After reviewing numerous economic indicators, Ernst & Young determined in an October 2022 report that Ethiopia’s economy is currently experiencing a period of hyperinflation. The company referred to the World Economic Outlook published by the International Monetary Fund, which stated that as of December 2021, the cumulative rate of inflation over the last three years was 91 percent.

The forecast made by the Fund, which anticipated an inflation rate of 32 percent in 2023 and a three-year cumulative rate of inflation of 111 percent by the end of this year, has been utilized in order to arrive at the same conclusion. EY also highlighted a report by the Ethiopian Statistics Service (ESS), which estimated that the cumulative rate of inflation over the previous three years and 12 months was 107 percent and 33 percent as of August 2022.

“It is possible to make net monetary loss under such scenario, which arises if the company has monetary assets (such as receivables) more than monetary liabilities (such as payables to creditors), and vice versa,” Abdulmenan added.

Multinational corporations have already begun to respond, believing Ethiopia’s economy is hyperinflationary.

With Inchcape, which owns MoENCO, among the early adopters in this regard, Safaricom said last week in its report that it will follow suit.

“We are going to adjust our financial statements in accordance with international standards, which require hyperinflation adjustment when inflation is persistent,” said Peter Ndegwa, CEO of Safaricom, Safaricom Ethiopia’s majority shareholder.

It appears that the Accounting & Auditing Board of Ethiopia (AABE) is not pleased with the decision of the multi-nationals. The Board refuted the assertion that Ethiopia has a hyperinflationary economy in a letter signed by Eyob Tekalign (PhD), State Minister of Finance and AABE Board Chairperson. The Board has its own justification for saying so.

“The public has not lost confidence in Ethiopian birr. The deposit at commercial banks has increased from 899 billion birr in 2019 to 1.7 trillion birr in 2022. Prices of goods and services are not denominated in foreign currencies,” the letter reads.

Economist Patrick Heinisch, who closely follows political and economic developments in Ethiopia and the Horn of Africa, says it’s debatable whether or not the public has lost faith in the birr.”The fact that the black-market exchange rate for one dollar exceeds 100 birr is an indication that confidence in the birr is currently not very high,” he observed.

David Malpass, president of the World Bank, raised another concerning trend, in which Ethiopian exporters store their hard currency in foreign bank accounts rather than transferring them to Ethiopia and converting them into birr. For Patrick, this is also a sign of diminishing confidence.

The Board has other justifications.

“On-credit sales and purchases have taken place at prices that compensate for the expected loss of purchasing power. Credit prices, including the cost of capital (interest rates), wages, and salaries, are not linked to inflation rates or price indexes,” the statement continued.

AABE further stated that Ethiopia should not be designated as hyperinflationary because the major source of the inflation, the conflict in North Ethiopia, had been resolved by a peace agreement.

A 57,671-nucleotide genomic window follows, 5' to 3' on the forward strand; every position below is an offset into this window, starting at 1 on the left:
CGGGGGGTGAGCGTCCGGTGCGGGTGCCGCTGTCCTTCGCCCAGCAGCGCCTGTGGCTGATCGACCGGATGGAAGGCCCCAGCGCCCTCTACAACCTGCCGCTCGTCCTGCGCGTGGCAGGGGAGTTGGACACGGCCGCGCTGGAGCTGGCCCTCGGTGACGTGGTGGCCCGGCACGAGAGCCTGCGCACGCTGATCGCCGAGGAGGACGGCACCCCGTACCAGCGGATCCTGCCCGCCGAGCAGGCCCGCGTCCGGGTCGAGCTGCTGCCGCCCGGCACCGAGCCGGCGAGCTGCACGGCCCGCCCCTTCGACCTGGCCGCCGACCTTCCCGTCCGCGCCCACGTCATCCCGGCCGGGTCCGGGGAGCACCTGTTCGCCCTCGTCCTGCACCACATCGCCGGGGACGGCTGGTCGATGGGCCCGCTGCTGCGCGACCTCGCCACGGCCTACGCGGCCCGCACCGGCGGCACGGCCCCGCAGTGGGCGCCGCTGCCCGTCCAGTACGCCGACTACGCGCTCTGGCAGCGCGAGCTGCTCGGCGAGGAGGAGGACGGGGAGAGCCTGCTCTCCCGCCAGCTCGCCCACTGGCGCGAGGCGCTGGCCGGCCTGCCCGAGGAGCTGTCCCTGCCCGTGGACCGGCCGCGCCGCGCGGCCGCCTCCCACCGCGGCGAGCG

“The government has taken different measures to curb inflation and shown strong commitments to take necessary action to reduce inflation in the year 2023 as presented to the parliament,” the Board stated.

 

Based on the aforementioned assumptions or qualitative factors, AABE stated, “companies using IFRS as their reporting framework in Ethiopia should not apply IAS 29 both for the year 2022 and the year ending by June/July 2023.”

Patrick disagrees. The inflation data does not show signs of base effects which is not a sign of decreasing price pressure, he observed.

“The cumulative inflation rate over the past three years as established by the International Practices Task Force (IPTF) of the Centre for Audit Quality (CAQ) exceeds 100 percent. So some of the qualitative factors mentioned in IAS 29 do comply with hyperinflation, with measures taken by the government to curb inflation have not been particularly effective. Therefore, I think there is reason to believe that Ethiopia could be considered as being in a state of hyperinflation in the sense of the stipulations of IAS 29,” the economist said.

For Abdulmenan, the judgement should be left for the reporting entities.

“Here is where the AABE is fundamentally wrong. The AABE took the right of the reporting entities and determined that Ethiopia is not a hyperinflationary economy. In determining Ethiopia is not a hyperinflationary economy, the length the IASB has gone does not make sense,” he said.  

For example, while the standard suggests “the general population prefers to keep its wealth in non-monetary assets or in a relatively stable foreign currency – amounts of local currency held are invested immediately to maintain purchasing power” as one indicator, the Board has come up with the nominal growth of deposits over the past three years as a proof that the general public still keep wealth in monetary assets.

“In fact, the deposit has not grown in real terms,” Abdlumenan argued.

In case of multinationals, experts conclude that the global company group has the final decision on how to prepare its consolidated financial statements. This is true even if the Ethiopian subsidiary restates its local reports to comply with Ethiopian authorities’ interpretation of IAS 29. Ultimately, the global group – not the Ethiopian authorities – has the final say over the consolidated financial statements.

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Video from Enat Bank Youtube Channel.